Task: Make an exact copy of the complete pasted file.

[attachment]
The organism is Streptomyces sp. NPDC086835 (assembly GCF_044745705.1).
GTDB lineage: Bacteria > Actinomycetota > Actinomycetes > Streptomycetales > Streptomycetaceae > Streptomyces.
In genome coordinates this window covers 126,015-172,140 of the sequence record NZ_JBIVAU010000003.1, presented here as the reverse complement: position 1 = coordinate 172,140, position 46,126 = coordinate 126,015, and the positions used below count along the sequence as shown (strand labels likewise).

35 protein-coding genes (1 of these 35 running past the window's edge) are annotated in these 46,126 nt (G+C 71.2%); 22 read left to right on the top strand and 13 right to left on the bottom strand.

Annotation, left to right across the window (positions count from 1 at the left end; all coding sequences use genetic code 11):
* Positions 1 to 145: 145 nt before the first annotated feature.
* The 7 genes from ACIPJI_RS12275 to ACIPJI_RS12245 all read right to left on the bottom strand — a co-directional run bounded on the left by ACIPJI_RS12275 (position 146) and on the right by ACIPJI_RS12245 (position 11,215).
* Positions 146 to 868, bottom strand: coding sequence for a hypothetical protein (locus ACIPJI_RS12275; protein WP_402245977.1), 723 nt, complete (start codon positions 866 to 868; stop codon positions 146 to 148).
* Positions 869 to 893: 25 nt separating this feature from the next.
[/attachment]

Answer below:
The organism is Streptomyces sp. NPDC086835 (assembly GCF_044745705.1).
GTDB lineage: Bacteria > Actinomycetota > Actinomycetes > Streptomycetales > Streptomycetaceae > Streptomyces.
In genome coordinates this window covers 126,015-172,140 of the sequence record NZ_JBIVAU010000003.1, presented here as the reverse complement: position 1 = coordinate 172,140, position 46,126 = coordinate 126,015, and the positions used below count along the sequence as shown (strand labels likewise).

35 protein-coding genes (1 of these 35 running past the window's edge) are annotated in these 46,126 nt (G+C 71.2%); 22 read left to right on the top strand and 13 right to left on the bottom strand.

Annotation, left to right across the window (positions count from 1 at the left end; all coding sequences use genetic code 11):
* Positions 1 to 145: 145 nt before the first annotated feature.
* The 7 genes from ACIPJI_RS12275 to ACIPJI_RS12245 all read right to left on the bottom strand — a co-directional run bounded on the left by ACIPJI_RS12275 (position 146) and on the right by ACIPJI_RS12245 (position 11,215).
* Positions 146 to 868, bottom strand: coding sequence for a hypothetical protein (locus ACIPJI_RS12275; protein WP_402245977.1), 723 nt, complete (start codon positions 866 to 868; stop codon positions 146 to 148).
* Positions 869 to 893: 25 nt separating this feature from the next.